A few years after Charles Penzone launched his first hair salon, his attorney took him aside for a serious talk.
“My attorney, who is still my attorney, he would talk about long-term planning,” Penzone said recently. “And I said, ‘In my industry, you’re only hot for three years. Let’s not plan that far ahead.'”
Penzone chuckled. “Well, here we are.”
Half a century later, Penzone, now 73, is still in the business.
“I’m a second-generation Italian-American,” he said. “It was very common for us to go into barbering, beauty, construction, grocery. I had three male cousins in the industry as well. So it was just a natural segue — I was right out of high school and three weeks later was in cosmetology school. It was a normal thing.”
It might have been natural, but it wasn’t easy, at least not in the beginning.
“When I’m in schools, sharing the story, so many of the students didn’t know Charles Penzone started as a hair artist,” said Debbie Penzone, president and CEO of the Charles Penzone business and wife of the founder.
“Everyone thinks I was always Charles Penzone, the brand,” Charles Penzone added. “But when I got out of cosmetics school, I wasn’t a great hairstylist. I worked hard at it — I failed my first state board exam and was fired from my very first job. Yeah, it’s true. After 13 months of shampooing hair, I was fired a few weeks before Christmas.”
But Penzone persisted, and, in 1969, five years after graduating from cosmetology school, he obtained a bank loan for $500 and launched his first salon at Northwest Boulevard and Chambers Road (now the site of a dog spa).
“I inherited two stylists,” he said. “I basically took over the lease from a gentleman who was an interior designer. My stylists were two ladies who had been in the industry longer than I had been alive.”
The salon business was ripe for a new breed of entrepreneur. Penzone designed his salons to be not only fashionable but also comfortable. He also focused on developing his workforce, starting a training program for employees.
From the beginning, he made sure to charge a price that reflected all that attention to detail. A Dispatch story from 1992 reported that Penzone’s haircuts were “$100 a pop.”
Aggressively growing the business, Penzone opened more salons, always with an eye on expansion — and in 1991, opened his first Grand Salon.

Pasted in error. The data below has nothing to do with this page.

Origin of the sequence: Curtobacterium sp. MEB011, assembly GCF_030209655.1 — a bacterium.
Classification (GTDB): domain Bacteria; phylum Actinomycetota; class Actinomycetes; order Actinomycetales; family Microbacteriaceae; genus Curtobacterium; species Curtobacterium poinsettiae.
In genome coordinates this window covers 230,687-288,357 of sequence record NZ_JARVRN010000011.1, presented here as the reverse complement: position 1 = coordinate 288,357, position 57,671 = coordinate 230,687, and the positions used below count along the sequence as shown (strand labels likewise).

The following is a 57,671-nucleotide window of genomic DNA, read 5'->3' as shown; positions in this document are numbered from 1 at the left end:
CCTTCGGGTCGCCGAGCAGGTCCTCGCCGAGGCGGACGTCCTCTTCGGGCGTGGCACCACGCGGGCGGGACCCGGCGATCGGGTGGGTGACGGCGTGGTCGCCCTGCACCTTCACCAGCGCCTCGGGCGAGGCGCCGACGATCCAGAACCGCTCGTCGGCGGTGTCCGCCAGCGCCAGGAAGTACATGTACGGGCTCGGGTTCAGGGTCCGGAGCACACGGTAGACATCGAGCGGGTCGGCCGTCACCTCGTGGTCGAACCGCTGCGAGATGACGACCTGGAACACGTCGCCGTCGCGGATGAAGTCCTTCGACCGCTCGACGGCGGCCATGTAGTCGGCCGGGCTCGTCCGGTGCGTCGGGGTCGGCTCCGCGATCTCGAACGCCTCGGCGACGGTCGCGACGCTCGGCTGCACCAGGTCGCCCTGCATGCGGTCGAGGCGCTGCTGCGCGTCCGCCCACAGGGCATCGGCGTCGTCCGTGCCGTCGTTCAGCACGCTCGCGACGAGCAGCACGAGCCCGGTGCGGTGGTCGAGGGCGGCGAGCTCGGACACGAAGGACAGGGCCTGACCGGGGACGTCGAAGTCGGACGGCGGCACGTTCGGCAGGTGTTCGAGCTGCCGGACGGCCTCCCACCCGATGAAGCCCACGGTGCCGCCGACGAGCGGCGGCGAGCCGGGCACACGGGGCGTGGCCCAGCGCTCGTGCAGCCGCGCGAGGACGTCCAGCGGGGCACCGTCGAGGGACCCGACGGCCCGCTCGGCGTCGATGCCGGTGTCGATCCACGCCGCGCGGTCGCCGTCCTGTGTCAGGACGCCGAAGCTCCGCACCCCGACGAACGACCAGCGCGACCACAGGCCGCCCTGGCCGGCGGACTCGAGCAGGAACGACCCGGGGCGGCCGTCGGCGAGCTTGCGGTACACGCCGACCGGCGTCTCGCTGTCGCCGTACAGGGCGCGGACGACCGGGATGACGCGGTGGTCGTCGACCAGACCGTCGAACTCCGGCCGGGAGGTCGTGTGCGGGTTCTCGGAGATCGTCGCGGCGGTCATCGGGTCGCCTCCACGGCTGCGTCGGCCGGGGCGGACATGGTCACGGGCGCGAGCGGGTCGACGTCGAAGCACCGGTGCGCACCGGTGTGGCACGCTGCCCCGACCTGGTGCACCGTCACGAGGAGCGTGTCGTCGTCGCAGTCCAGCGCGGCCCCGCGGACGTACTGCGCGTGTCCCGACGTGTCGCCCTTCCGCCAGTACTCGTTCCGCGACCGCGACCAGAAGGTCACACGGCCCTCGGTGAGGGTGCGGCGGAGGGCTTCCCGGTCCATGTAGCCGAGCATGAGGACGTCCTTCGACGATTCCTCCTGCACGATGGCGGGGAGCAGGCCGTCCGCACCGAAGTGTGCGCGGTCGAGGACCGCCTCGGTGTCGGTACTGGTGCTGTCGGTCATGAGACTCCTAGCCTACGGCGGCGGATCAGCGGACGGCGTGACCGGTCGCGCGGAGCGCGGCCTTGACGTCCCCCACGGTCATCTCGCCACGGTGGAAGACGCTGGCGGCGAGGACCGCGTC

Penzone’s original 18,000-square-foot Grand Salon in Dublin Village Center wasn’t just a beauty parlor but “a total beauty experience,” a deluxe supermarket of hair, body and skin-care services offered for the first time under one roof. The staff included 67 hairstylists, 24 receptionists, 14 manicurists, seven skin-care technicians, six massage therapists and nine pedicurists.
“We hit a speed bump in 1989 and nearly lost the company,” Penzone said. “I contacted Ohio State. I had heard their MBA program did case studies, and I was lucky to have five last-quarter MBA candidates study the feasibility of a grand salon.”
Penzone’s dream was to build the biggest beauty shop in the nation, perhaps the world.
“When I opened our first Grand Salon in 1991, I took my parents to see it while it was under construction,” he said. “It had been framed and roofed, and there was parking for 260 cars. I took them to the back of the parking lot, so my parents could see the largest salon in the world, and my mother said, ‘You described this to me when you were 16.'”
One of the young employees was a self-described “small-town girl from Springfield,” who eventually became Debbie Penzone.
“My instructor said she didn’t think I’d get hired. So I applied at a small salon, and a lady there brought me to Penzone to get an interview.”
Even though Debbie was 21 years younger, the two married in 1998.
“She has gone through every single stage,” from trainee to artistic director, training director, senior vice president and now president and CEO, her husband said.
In the past year, the business has undergone a transformation, with five of the six locations becoming Penzone Salon + Spa. (The German Village location is too small to include a spa and is called Penzone Salon.) Customers can spend essentially an entire day being pampered with hairstyling, manicures, pedicures, facials and massages, all while enjoying organic food and drinks and connecting with friends in a community space.
The concept is another Penzone success, said Stacey Soble, editor-in-chief of Salon Today magazine, in a statement.
“It seems anytime there is an innovative new idea in the salon and spa space, Charles Penzone is behind it,” Soble said. “They’re frequently an early adopter of salon technology, and they are always embracing wildly creative marketing approaches.”
Penzone shrugs off the praise.
“After 50 years, I get a lot of credit. However, we’ve probably employed 8,000 to 10,000 people who have contributed to making this brand every bit of what it is. To them, I want to say a big thank-you.”
So, what’s next?
The Penzones launched LIT Life & Yoga and the Royal Rhino Club Barbershop & Lounge in 2017 in Italian Village.
“Two new business models — that’s fun to watch,” he said.
“To be honest, I feel as excited about the company now as I did in 1969,” he said. “I am chairman of the board, and I’m not micromanaging anyone these days. It’s a pleasure and a joy to watch what’s going on with the care and feeding of the company I founded. I think the perpetuation of the company is in place.”